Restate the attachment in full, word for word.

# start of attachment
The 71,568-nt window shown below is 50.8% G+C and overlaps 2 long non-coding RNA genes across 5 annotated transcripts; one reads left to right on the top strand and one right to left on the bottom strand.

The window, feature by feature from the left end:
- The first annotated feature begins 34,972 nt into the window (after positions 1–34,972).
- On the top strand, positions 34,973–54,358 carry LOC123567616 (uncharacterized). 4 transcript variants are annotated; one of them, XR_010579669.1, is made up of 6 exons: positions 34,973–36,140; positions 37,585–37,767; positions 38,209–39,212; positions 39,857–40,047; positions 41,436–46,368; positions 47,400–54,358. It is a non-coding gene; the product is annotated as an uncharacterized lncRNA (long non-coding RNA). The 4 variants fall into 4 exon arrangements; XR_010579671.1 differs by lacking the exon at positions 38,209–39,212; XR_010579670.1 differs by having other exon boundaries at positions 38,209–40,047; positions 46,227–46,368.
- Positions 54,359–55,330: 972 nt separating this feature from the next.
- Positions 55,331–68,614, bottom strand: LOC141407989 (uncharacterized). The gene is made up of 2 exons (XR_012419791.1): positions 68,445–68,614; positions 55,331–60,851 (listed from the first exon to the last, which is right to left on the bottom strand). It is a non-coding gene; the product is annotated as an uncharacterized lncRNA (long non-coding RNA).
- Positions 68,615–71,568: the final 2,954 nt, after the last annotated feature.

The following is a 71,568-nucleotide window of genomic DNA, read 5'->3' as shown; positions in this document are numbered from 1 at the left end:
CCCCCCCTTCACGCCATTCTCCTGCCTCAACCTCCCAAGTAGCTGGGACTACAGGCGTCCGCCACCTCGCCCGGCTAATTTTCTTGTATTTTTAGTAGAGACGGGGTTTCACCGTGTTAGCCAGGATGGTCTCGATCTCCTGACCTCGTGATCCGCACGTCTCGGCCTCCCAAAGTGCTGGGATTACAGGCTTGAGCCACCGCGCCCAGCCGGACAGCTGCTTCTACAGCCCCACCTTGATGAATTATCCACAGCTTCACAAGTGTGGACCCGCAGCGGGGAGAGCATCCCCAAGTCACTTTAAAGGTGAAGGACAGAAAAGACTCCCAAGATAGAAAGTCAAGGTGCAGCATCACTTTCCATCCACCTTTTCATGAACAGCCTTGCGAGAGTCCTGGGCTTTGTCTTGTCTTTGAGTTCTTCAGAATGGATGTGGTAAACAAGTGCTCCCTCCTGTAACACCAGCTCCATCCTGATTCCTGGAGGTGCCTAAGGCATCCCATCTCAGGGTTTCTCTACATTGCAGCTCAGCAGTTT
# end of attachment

The 71,568-nt window shown below is 50.8% G+C and overlaps 2 long non-coding RNA genes across 5 annotated transcripts; one reads left to right on the top strand and one right to left on the bottom strand.

The window, feature by feature from the left end:
- The first annotated feature begins 34,972 nt into the window (after positions 1–34,972).
- On the top strand, positions 34,973–54,358 carry LOC123567616 (uncharacterized). 4 transcript variants are annotated; one of them, XR_010579669.1, is made up of 6 exons: positions 34,973–36,140; positions 37,585–37,767; positions 38,209–39,212; positions 39,857–40,047; positions 41,436–46,368; positions 47,400–54,358. It is a non-coding gene; the product is annotated as an uncharacterized lncRNA (long non-coding RNA). The 4 variants fall into 4 exon arrangements; XR_010579671.1 differs by lacking the exon at positions 38,209–39,212; XR_010579670.1 differs by having other exon boundaries at positions 38,209–40,047; positions 46,227–46,368.
- Positions 54,359–55,330: 972 nt separating this feature from the next.
- Positions 55,331–68,614, bottom strand: LOC141407989 (uncharacterized). The gene is made up of 2 exons (XR_012419791.1): positions 68,445–68,614; positions 55,331–60,851 (listed from the first exon to the last, which is right to left on the bottom strand). It is a non-coding gene; the product is annotated as an uncharacterized lncRNA (long non-coding RNA).
- Positions 68,615–71,568: the final 2,954 nt, after the last annotated feature.

The following is a 71,568-nucleotide window of genomic DNA, read 5'->3' as shown; positions in this document are numbered from 1 at the left end:
CCCCCCCTTCACGCCATTCTCCTGCCTCAACCTCCCAAGTAGCTGGGACTACAGGCGTCCGCCACCTCGCCCGGCTAATTTTCTTGTATTTTTAGTAGAGACGGGGTTTCACCGTGTTAGCCAGGATGGTCTCGATCTCCTGACCTCGTGATCCGCACGTCTCGGCCTCCCAAAGTGCTGGGATTACAGGCTTGAGCCACCGCGCCCAGCCGGACAGCTGCTTCTACAGCCCCACCTTGATGAATTATCCACAGCTTCACAAGTGTGGACCCGCAGCGGGGAGAGCATCCCCAAGTCACTTTAAAGGTGAAGGACAGAAAAGACTCCCAAGATAGAAAGTCAAGGTGCAGCATCACTTTCCATCCACCTTTTCATGAACAGCCTTGCGAGAGTCCTGGGCTTTGTCTTGTCTTTGAGTTCTTCAGAATGGATGTGGTAAACAAGTGCTCCCTCCTGTAACACCAGCTCCATCCTGATTCCTGGAGGTGCCTAAGGCATCCCATCTCAGGGTTTCTCTACATTGCAGCTCAGCAGTTT